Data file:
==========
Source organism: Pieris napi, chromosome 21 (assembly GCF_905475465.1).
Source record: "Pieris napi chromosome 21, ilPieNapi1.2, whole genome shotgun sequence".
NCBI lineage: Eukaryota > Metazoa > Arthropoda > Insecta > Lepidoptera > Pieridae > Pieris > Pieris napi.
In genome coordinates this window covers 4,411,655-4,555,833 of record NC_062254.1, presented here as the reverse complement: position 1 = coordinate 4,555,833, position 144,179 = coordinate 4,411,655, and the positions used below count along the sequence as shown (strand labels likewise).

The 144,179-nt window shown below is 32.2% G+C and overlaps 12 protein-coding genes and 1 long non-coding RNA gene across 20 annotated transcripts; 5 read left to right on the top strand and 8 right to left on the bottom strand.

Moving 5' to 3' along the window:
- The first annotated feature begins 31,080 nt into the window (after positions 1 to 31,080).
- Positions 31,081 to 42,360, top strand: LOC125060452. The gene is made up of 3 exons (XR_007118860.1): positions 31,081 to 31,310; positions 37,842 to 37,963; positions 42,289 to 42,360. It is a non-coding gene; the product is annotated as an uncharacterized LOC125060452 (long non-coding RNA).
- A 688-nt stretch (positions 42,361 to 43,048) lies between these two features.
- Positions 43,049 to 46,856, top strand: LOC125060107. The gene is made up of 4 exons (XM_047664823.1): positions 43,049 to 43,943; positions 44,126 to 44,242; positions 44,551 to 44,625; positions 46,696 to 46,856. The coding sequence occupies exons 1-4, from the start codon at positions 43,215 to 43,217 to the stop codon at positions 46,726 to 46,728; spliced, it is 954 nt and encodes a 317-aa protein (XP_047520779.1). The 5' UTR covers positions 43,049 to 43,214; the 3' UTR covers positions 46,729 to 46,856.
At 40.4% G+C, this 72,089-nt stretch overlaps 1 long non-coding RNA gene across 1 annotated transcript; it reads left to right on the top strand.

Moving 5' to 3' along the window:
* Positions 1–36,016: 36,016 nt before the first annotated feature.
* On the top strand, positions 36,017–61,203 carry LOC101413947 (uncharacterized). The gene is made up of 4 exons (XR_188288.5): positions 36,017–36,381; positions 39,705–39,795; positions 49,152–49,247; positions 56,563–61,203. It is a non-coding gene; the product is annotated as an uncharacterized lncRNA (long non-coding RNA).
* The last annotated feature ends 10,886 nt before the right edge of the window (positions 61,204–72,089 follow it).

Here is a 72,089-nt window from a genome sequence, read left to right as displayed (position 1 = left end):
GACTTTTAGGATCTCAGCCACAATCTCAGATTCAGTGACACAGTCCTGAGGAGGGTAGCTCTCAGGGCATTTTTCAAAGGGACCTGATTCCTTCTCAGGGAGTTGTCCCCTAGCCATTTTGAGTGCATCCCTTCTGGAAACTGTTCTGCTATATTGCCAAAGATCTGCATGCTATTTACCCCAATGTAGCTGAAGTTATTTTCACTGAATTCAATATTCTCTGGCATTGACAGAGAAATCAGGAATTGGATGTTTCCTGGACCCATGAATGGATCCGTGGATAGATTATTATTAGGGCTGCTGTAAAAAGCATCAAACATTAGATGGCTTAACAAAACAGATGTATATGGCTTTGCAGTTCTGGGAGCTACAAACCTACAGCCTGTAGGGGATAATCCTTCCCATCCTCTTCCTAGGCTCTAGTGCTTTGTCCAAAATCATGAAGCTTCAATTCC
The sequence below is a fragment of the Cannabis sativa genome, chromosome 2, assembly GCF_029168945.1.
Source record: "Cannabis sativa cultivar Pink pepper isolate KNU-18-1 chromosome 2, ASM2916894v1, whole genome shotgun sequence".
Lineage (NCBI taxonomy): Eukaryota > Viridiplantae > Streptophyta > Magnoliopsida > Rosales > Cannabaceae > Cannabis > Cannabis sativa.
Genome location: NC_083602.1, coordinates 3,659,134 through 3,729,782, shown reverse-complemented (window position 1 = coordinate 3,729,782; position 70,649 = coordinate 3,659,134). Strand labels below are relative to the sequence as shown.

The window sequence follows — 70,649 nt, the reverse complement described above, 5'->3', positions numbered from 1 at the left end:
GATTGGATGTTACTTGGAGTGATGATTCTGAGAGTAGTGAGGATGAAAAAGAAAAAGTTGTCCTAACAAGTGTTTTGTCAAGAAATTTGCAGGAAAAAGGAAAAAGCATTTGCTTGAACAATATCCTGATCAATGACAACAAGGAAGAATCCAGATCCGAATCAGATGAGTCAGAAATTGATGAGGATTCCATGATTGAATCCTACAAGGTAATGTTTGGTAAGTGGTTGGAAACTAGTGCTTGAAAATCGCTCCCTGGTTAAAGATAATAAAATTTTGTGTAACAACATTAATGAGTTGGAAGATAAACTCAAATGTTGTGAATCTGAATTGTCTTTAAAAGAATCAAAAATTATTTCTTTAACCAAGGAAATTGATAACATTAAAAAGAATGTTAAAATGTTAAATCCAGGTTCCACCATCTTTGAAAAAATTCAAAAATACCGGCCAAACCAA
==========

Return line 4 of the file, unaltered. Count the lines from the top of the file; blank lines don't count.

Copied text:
In genome coordinates this window covers 4,411,655-4,555,833 of record NC_062254.1, presented here as the reverse complement: position 1 = coordinate 4,555,833, position 144,179 = coordinate 4,411,655, and the positions used below count along the sequence as shown (strand labels likewise).